Cecile zu Hohenlohe's Jewelry Line Rises From the Ashes

by Mickey Boardman / photographed by Bill Durgin
As a little girl, HSH Princess Cecile zu Hohenlohe-Langenburg would watch her mother, aunt and grandmother get ready for lavish royal balls at Langenburg Castle in Baden-Württemberg, Germany. They would always accessorize with the family jewels: pieces that had been in the family for generations. But it wasn't so much the jewels themselves as an old jewelry box that inspired the princess' first collection of fine jewelry.
(clockwise from right): Cecile's great-grandmother Princess Alexandra of Saxe-Coburg; Princess Charlotte of Croy wearing her engagement ring with baby Cecile; Cecile's grandmother Princess Margarita of Greece wearing the family's original jewels; Langenburg Castle where Cecile grew up and now has her studio.

In 1896 Cecile's great-grandmother, Princess Alexandra of Saxe-Coburg, got married to Prince Ernst, of Hohenlohe-Langenburg. As a granddaughter of both Queen Victoria of England and Tsar Alexander II of Russia, Alexandra was one of the most eligible bachelorettes of the day. She had three beautiful sisters who also married well: one to the Grand Duke of Hesse, one to an Infante of Spain and one to the eventual King of Romania. Their mother, the Duchess of Edinburgh and the only daughter of the Tsar, was famous for her incredible collection of jewels, and when Alexandra was married, her mother gave her a priceless parure of rubies, diamonds and a lotus-shaped tiara, which were stored in an amazing giant wooden jewelry box with velvet trays. Over the years various pieces were sold to support Russian cousins escaping the Bolshevik revolution. Later a terrible fire at Langenburg in 1963 would destroy what was left of the jewels. The only piece left from the Duchess' legendary set of jewels was the ruby ring Cecile's father, Prince Kraft of Hohenlohe, gave to her mother, Princess Charlotte of Croy, as an engagement ring.

One day when Cecile was a young girl she was wandering through the attic and found the jewelry box. "I opened it and saw the jewelry imprints [in the velvet]. I knew that there was nothing left in there, but the imprints made me dream of what these pieces could or would have been."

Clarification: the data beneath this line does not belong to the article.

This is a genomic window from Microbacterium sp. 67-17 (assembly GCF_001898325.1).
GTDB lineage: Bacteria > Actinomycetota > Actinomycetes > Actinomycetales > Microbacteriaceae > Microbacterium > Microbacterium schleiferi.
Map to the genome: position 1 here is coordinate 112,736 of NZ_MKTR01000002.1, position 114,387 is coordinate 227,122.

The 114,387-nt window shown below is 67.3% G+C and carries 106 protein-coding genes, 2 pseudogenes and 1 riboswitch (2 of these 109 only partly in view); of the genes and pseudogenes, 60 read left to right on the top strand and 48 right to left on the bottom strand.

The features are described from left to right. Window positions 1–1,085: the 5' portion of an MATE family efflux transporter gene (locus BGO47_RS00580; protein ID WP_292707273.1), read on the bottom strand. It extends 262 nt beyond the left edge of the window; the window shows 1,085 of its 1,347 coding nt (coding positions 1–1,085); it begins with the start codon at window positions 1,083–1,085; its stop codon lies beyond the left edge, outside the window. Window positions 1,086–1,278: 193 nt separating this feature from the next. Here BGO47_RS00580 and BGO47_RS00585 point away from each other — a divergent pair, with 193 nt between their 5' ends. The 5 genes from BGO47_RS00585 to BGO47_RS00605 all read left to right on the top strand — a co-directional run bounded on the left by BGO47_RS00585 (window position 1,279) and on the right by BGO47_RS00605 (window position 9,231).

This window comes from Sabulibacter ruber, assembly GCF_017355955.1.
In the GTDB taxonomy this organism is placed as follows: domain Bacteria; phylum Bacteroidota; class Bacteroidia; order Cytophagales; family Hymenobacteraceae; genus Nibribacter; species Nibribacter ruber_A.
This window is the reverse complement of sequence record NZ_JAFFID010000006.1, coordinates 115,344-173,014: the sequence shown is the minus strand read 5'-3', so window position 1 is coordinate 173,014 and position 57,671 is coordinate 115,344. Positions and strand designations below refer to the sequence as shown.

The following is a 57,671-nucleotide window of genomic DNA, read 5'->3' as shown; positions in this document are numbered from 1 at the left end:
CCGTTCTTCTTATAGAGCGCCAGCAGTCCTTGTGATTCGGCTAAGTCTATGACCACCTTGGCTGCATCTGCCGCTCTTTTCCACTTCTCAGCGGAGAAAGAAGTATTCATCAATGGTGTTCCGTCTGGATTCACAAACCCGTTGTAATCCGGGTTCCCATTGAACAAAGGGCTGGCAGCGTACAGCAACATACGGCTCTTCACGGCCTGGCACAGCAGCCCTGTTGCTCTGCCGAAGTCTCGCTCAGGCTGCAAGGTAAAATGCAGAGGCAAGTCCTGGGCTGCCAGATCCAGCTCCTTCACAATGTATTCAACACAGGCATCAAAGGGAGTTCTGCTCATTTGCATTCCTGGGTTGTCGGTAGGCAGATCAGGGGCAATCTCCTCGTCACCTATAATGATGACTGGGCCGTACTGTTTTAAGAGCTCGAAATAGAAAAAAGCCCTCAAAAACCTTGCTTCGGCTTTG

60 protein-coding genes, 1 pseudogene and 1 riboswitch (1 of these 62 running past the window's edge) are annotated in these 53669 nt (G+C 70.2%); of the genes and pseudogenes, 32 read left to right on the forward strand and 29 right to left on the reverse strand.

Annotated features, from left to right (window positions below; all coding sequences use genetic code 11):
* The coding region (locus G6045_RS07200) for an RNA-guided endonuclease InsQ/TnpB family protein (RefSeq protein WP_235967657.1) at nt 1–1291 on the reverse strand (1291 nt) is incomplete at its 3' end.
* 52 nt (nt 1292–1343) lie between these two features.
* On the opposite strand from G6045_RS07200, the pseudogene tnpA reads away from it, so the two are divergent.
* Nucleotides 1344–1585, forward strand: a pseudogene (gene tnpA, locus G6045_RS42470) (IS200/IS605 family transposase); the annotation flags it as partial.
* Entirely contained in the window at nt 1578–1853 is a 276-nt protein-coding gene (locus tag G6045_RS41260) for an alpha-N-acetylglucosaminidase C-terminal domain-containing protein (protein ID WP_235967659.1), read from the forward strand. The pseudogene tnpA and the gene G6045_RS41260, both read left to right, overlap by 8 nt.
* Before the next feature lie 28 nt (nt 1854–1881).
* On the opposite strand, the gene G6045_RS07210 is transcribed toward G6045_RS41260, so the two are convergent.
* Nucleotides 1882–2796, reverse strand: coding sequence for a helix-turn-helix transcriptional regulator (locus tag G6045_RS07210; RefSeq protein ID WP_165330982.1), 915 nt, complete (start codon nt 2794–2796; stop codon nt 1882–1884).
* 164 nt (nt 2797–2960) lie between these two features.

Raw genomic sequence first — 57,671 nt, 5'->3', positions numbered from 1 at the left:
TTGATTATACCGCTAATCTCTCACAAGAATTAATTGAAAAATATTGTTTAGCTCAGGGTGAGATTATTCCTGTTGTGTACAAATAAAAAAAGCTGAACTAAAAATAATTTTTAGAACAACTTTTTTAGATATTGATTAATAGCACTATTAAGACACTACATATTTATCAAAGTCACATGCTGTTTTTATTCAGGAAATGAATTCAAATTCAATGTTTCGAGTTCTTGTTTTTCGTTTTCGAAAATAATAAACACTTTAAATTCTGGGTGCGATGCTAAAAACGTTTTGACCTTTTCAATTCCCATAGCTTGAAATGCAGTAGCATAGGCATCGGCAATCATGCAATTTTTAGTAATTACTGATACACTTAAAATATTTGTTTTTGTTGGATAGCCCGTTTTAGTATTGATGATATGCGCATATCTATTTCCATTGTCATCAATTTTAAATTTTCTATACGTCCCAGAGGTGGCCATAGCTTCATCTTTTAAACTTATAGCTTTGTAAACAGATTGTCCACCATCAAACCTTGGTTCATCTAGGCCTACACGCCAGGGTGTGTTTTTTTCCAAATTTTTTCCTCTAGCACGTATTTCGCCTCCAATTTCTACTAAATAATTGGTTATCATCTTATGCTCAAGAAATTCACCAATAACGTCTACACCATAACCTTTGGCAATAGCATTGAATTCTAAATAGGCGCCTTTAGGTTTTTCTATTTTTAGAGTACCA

(clockwise from top right): A velvet tray from Princess Alexandra's jewelry box; the Lotus Ring; the molten metal discovered after the fire.

She first began making jewelry at boarding school with a goldsmith from a nearby village. "I enjoyed being able to use my hands to produce something of that nature," says Cecile. She studied sculpture, stage design and prop making at university in London but says she "continued making all of these little objects." Over the years she worked on product development for friends like designer Tom Dixon and started her own design consulting business. Then about a year and a half ago she rediscovered the jewelry box in the attic. "It rekindled something, like when you meander on different paths and  then something happens that brings you back to something essential in you. It is something you know you must follow. And that's how it began."

Inspired by the Buddhist quote, "In the gap between thoughts, concept-free wisdom continuously shines forth," Cecile's rings, made from precious and semi-precious stones found on her travels, took the form of wearable sculpture with the stones seeming to float above the hand in the space between the fingers. This past December they made their New York debut in a show hosted by design entrepreneur Murray Moss called In the Space Between

As she designed her collection, her mother's engagement ring, the only piece from the original suite of jewels to survive, sat on her desk in her studio. It had always had tremendous sentimental value, but it wasn't the kind of thing she would normally wear. "I tried setting this ring with so many different stones, and it wasn't right," recalls Cecile.  Then she paired the ruby and diamonds with a sawed-off chunk of molten metal that was found after the fire in the castle. "Maybe it was an old bronze, a lovely old Bernini," she laughs. "Who knows?" But it worked. The Lotus Ring, as it is now called, is her most personal piece and the one that best reflects Cecile's identity as an artist. "The ring became the symbol in my own sort of way of the phoenix rising out of the flames, which oddly enough is our family crest." 

Styled by Solange Franklin
For purchase details please contact INFO@MOSSBUREAU.COM 

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